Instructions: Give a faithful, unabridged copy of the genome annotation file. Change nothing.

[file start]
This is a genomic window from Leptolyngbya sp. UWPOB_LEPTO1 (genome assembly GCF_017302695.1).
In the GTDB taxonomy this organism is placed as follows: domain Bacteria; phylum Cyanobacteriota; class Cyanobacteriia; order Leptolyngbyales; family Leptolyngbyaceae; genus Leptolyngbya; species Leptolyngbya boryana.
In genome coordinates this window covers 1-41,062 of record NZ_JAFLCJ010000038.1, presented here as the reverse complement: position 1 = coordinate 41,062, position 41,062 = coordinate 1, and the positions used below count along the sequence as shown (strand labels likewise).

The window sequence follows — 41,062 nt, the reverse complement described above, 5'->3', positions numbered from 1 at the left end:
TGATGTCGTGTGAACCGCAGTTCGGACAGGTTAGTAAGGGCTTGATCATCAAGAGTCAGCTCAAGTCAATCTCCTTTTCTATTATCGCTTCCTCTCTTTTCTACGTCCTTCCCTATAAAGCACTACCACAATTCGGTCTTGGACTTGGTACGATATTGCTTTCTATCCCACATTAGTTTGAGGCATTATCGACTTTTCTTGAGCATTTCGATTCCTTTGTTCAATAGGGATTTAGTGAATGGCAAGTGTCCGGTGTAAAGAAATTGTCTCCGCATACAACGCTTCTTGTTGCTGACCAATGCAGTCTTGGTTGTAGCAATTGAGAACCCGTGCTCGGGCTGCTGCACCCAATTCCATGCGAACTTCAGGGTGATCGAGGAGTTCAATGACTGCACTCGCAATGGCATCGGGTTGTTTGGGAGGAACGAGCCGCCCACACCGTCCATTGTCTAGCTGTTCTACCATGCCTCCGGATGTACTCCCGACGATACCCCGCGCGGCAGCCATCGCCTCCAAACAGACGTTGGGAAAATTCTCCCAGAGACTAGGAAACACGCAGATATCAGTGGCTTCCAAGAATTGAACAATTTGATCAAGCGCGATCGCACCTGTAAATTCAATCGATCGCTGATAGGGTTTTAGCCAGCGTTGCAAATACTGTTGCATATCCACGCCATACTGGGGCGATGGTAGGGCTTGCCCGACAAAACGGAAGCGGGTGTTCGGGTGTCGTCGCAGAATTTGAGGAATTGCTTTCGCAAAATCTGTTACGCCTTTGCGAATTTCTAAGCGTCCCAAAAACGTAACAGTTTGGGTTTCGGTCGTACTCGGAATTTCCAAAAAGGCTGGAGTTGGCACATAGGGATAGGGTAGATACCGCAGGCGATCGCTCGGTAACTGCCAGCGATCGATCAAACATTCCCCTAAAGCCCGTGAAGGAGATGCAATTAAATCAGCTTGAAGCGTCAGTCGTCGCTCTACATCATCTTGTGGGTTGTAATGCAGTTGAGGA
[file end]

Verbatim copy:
This is a genomic window from Leptolyngbya sp. UWPOB_LEPTO1 (genome assembly GCF_017302695.1).
In the GTDB taxonomy this organism is placed as follows: domain Bacteria; phylum Cyanobacteriota; class Cyanobacteriia; order Leptolyngbyales; family Leptolyngbyaceae; genus Leptolyngbya; species Leptolyngbya boryana.
In genome coordinates this window covers 1-41,062 of record NZ_JAFLCJ010000038.1, presented here as the reverse complement: position 1 = coordinate 41,062, position 41,062 = coordinate 1, and the positions used below count along the sequence as shown (strand labels likewise).

The window sequence follows — 41,062 nt, the reverse complement described above, 5'->3', positions numbered from 1 at the left end:
TGATGTCGTGTGAACCGCAGTTCGGACAGGTTAGTAAGGGCTTGATCATCAAGAGTCAGCTCAAGTCAATCTCCTTTTCTATTATCGCTTCCTCTCTTTTCTACGTCCTTCCCTATAAAGCACTACCACAATTCGGTCTTGGACTTGGTACGATATTGCTTTCTATCCCACATTAGTTTGAGGCATTATCGACTTTTCTTGAGCATTTCGATTCCTTTGTTCAATAGGGATTTAGTGAATGGCAAGTGTCCGGTGTAAAGAAATTGTCTCCGCATACAACGCTTCTTGTTGCTGACCAATGCAGTCTTGGTTGTAGCAATTGAGAACCCGTGCTCGGGCTGCTGCACCCAATTCCATGCGAACTTCAGGGTGATCGAGGAGTTCAATGACTGCACTCGCAATGGCATCGGGTTGTTTGGGAGGAACGAGCCGCCCACACCGTCCATTGTCTAGCTGTTCTACCATGCCTCCGGATGTACTCCCGACGATACCCCGCGCGGCAGCCATCGCCTCCAAACAGACGTTGGGAAAATTCTCCCAGAGACTAGGAAACACGCAGATATCAGTGGCTTCCAAGAATTGAACAATTTGATCAAGCGCGATCGCACCTGTAAATTCAATCGATCGCTGATAGGGTTTTAGCCAGCGTTGCAAATACTGTTGCATATCCACGCCATACTGGGGCGATGGTAGGGCTTGCCCGACAAAACGGAAGCGGGTGTTCGGGTGTCGTCGCAGAATTTGAGGAATTGCTTTCGCAAAATCTGTTACGCCTTTGCGAATTTCTAAGCGTCCCAAAAACGTAACAGTTTGGGTTTCGGTCGTACTCGGAATTTCCAAAAAGGCTGGAGTTGGCACATAGGGATAGGGTAGATACCGCAGGCGATCGCTCGGTAACTGCCAGCGATCGATCAAACATTCCCCTAAAGCCCGTGAAGGAGATGCAATTAAATCAGCTTGAAGCGTCAGTCGTCGCTCTACATCATCTTGTGGGTTGTAATGCAGTTGAGGA